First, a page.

Corn Bushels and Crop Residue

corn kernels

Dr. Connor Sible, University of Illinois recently shared research on corn yields and corn crop residue. As corn matures, corn puts energy into creating kernels of corn. However, to make corn kernels, it takes roots, stalks, leaves, tassels, and cobs. Dr. Sible’s research shows that higher corn yield resulted in higher corn crop residue, which seems logical. 

Dr. Sible reports every bushel of corn results in 43.7# of corn crop residue. For 200-bushel corn, that’s 8,740 pounds or 4.37 tons/acre of corn residue; for 300-bushel corn, 13,110# or 6.6 tons/acre. Most farmers struggle to get their crop residue to degrade, and as crop yields increase, so does the corn crop residue.

Dr. Connor Sible and Dr. Fred Below are striving to get 300-bushel corn. Dr. Sible finds that weather contributes 2-ton residue/Acre, soil fertility (2 Ton), corn hybrid selection (1.1 ton), corn population (8 ton) with lesser amounts attributed to crop rotation (.4 ton), type of tillage (.3 ton) and biological factors (.2 ton) per acre to equal 6.6 tons corn residue/acre. The dryland corn record (624 bushel/acre) translates to 13.6 tons of corn crop residue/acre. Many farmers may think corn fodder is trash, but it is a treasure based on the soil nutrients in the crop residue. 

Corn residue has 20# Nitrogen (N)/ton, 4# P2O5/ton, and 23# of K2O/ton. Converting P205 (fertilizer) to actual P results in 4# * 44% equals 1.76# of actual P/ton. For K20, 23# K2O * 83% equals 19.1# actual K/ton. On 200-bushel corn (4.4 tons of corn residue) that equals 88# N, 7.7# of actual P, and 84# of actual K per acre. For 300-bushel corn (6.6 tons of residue) equals 132# N, 11.6# actual P, and 126# of actual K per acre. While the P content may seem low, this is all plant available P. For N & K, the numbers are quite high and significant. If you are selling corn residue for bedding or account feed, account for the amount of nutrients/acre you are losing.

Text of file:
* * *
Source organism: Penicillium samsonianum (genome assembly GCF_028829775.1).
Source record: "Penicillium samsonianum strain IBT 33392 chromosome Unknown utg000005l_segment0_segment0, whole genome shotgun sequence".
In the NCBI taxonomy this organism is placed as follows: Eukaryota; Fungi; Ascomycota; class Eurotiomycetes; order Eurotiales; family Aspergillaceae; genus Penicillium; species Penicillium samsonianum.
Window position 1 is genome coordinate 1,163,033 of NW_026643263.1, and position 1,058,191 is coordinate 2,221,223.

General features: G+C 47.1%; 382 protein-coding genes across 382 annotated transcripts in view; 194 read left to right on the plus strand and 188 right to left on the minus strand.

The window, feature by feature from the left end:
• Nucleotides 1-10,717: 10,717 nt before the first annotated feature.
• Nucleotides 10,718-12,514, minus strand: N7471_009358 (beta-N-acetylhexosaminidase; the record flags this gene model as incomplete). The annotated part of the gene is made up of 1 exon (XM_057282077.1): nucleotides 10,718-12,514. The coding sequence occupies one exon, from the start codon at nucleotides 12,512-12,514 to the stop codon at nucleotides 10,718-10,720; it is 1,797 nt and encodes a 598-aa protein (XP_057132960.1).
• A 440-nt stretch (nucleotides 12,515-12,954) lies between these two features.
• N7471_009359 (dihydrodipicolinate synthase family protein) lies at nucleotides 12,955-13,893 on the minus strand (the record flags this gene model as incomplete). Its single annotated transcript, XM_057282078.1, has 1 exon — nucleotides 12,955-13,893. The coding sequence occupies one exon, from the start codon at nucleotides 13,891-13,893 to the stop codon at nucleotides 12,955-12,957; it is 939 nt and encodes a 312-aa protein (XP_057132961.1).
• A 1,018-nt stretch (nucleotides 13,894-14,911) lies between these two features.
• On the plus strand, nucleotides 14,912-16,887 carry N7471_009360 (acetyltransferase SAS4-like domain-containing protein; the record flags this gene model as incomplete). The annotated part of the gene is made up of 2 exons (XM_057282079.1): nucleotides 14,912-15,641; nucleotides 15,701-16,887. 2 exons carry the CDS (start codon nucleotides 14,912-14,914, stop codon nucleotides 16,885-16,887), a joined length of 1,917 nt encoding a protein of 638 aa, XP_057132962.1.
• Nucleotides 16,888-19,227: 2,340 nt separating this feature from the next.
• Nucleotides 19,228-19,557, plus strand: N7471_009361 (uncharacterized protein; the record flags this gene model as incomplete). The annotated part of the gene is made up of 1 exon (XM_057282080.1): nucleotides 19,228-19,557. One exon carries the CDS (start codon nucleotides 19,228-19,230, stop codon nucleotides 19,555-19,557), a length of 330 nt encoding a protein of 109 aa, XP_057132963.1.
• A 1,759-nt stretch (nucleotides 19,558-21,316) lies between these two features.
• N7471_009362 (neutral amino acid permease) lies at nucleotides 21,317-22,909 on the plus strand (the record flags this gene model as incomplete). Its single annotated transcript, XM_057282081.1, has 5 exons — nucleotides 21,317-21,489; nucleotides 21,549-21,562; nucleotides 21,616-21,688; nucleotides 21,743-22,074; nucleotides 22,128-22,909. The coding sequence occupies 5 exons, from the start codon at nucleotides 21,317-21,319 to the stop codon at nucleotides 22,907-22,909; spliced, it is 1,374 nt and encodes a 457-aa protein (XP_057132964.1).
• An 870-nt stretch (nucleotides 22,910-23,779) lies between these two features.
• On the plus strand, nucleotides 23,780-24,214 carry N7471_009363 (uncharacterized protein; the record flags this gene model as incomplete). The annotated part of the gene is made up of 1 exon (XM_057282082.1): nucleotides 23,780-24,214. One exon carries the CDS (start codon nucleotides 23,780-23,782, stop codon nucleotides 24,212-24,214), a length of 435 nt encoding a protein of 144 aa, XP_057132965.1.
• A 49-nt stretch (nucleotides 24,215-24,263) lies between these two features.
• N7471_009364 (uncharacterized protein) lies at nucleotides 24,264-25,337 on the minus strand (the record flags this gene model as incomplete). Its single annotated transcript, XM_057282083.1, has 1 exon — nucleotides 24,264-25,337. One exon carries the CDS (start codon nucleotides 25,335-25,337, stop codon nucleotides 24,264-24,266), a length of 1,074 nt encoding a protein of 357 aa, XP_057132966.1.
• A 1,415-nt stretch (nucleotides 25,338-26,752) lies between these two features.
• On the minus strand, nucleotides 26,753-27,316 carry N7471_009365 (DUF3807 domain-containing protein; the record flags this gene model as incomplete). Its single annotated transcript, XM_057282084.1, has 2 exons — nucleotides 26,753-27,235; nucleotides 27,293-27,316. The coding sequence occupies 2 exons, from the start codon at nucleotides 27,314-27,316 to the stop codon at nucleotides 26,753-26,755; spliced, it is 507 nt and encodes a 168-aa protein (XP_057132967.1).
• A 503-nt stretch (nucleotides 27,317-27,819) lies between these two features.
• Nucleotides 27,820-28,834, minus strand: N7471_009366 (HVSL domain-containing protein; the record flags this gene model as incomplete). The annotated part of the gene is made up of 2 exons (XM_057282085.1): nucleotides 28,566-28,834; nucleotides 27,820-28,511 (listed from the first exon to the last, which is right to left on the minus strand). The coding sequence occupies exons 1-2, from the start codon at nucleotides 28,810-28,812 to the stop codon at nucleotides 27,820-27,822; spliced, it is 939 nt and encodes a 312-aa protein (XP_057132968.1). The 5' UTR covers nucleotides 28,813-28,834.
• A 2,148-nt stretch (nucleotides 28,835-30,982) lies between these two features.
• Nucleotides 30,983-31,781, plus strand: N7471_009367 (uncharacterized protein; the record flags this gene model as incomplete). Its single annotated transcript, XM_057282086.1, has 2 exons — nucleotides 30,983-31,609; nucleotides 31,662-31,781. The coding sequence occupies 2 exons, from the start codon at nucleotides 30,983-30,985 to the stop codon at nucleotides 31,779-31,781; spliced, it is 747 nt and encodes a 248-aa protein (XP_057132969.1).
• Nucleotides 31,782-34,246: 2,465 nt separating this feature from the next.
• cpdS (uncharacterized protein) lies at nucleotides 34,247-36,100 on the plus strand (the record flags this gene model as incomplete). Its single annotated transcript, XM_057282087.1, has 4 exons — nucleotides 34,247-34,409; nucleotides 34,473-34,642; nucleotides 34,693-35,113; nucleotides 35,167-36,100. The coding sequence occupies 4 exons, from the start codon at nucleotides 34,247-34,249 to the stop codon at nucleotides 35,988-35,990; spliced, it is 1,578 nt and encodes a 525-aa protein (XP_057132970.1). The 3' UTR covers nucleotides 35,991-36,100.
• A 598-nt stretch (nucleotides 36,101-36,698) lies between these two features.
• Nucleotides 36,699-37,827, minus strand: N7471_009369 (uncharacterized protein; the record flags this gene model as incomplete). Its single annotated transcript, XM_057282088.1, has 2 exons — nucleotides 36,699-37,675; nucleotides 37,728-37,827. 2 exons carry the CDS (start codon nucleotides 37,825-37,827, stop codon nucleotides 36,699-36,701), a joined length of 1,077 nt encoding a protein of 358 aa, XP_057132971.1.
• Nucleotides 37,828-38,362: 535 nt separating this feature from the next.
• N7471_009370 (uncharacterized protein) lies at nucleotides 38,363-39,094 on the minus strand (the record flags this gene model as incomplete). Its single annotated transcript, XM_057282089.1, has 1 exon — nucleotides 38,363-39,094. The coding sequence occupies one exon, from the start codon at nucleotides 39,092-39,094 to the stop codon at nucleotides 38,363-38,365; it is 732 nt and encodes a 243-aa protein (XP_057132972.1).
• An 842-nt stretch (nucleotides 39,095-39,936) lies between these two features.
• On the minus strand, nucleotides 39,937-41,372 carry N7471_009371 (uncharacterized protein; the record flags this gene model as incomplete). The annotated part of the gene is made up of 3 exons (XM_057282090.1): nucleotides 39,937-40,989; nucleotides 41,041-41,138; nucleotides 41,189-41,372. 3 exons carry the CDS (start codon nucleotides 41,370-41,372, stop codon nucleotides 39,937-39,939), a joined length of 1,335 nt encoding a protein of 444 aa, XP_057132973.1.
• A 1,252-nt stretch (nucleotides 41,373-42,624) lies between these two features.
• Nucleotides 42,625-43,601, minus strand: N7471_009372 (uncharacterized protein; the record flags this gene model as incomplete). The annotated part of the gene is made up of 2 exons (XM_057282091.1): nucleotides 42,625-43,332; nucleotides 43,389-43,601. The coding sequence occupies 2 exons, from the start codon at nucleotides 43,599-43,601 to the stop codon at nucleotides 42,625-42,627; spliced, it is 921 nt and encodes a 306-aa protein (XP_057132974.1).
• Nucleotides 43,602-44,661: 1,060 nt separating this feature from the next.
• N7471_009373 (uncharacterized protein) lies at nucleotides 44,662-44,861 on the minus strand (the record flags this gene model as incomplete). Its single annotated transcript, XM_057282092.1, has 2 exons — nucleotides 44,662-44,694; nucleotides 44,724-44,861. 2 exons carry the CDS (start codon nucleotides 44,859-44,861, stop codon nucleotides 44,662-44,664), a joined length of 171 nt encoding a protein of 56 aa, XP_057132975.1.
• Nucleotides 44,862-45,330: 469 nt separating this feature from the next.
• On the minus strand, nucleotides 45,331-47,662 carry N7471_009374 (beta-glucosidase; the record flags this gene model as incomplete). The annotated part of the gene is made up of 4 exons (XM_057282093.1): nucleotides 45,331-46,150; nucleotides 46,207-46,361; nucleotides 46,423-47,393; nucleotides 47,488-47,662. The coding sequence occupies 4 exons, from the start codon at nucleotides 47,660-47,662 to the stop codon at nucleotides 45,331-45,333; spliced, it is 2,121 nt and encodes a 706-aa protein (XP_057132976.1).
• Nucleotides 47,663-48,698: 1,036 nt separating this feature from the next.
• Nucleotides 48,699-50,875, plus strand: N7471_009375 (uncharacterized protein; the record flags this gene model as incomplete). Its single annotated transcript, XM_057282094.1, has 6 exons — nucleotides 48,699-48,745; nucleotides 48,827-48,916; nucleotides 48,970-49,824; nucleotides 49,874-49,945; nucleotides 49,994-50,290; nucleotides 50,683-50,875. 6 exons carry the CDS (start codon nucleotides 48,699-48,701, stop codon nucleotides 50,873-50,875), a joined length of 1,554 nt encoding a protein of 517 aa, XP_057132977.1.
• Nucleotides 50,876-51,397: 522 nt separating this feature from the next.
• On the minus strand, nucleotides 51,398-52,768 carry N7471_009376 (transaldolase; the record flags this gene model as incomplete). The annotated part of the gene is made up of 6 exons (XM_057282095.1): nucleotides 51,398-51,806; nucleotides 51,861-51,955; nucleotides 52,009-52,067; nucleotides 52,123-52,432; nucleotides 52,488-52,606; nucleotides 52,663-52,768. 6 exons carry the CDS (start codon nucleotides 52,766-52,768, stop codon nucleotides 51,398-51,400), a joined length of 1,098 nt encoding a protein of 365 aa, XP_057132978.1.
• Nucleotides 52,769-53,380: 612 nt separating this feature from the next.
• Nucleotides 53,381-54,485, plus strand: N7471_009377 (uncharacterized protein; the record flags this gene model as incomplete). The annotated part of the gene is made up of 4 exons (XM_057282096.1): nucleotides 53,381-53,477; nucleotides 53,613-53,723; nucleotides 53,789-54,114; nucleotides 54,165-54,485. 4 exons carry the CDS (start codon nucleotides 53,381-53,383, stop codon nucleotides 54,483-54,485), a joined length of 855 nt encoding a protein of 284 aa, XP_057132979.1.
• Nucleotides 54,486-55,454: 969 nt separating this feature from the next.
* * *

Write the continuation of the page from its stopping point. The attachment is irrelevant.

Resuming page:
Dr. Sible also did research on corn crop residue breakdown. Too much crop residue may keep nutrients tied up and slow down germination for the following crop. Typically, he got a 201 corn bu./acre in a corn-soybean rotation but only 153 bushels in a corn back to corn, a loss of 48 bu./acre. He also planted cereal rye after the corn, to add another complicating factor. He tried several things to speed up corn residue degradation. By chopping the stalks, he gained 13 bushel on his corn back to corn. He also tried adding some fertility, 42# of N and 48# of Sulfur. This added another 1 bu./acre. Combining corn stalk chopping with added fertility gained another 1-bushel corn/acre. Sible’s research is based on 3 years of data and he’s a young crop and soil scientist trying to find solutions releasing crop nutrients and getting corn to break down.

Here are a few suggestions. First, cereal rye in the crop rotation is good for building carbon but may not be as good for keeping it stable. Corn is a grass and so is cereal rye which tie up N. Cereal rye can have an allelopathic (toxic affect) on the following corn crop. With over 67 known varieties of cereal rye, some are more toxic than others. For soybeans, it does not matter, because the soybeans can make it’s own N, so plant the most allelopathic variety to reduce weeds. For corn, use a less toxic variety, because corn is sensitive to the allelopathic affect found in the corn stalks and leaves of the crop residue that is slow to decompose. In Michigan, the Elbon certified cereal rye variety is known to have a lower allelopathic affect and is a good choice if planting corn after cereal rye. Better yet (2nd), plant a legume or clover cover crop to add some N to help break down the crop faster. A good legume or clover can add 100-200# N by spring.

The next suggestions need to be used in a systems approach. Ideally, 80% of corn crop residue should be degraded by next spring. Soil temperature (above 500F), moisture, biology (adequate fungus and bacteria), and even macro fauna (springtails, mites, beetles) help degrade corn stalks. In order for these factors to work, plant an earlier maturing corn variety early in the spring and harvest earlier. Plant a cover crop with some legumes/clover to create a good soil environment. Avoid over using insecticides that kill the macro fauna, reduce herbicides like glyphosate which can decrease your microbial biology, add a little manure; and watch your corn residue melt away.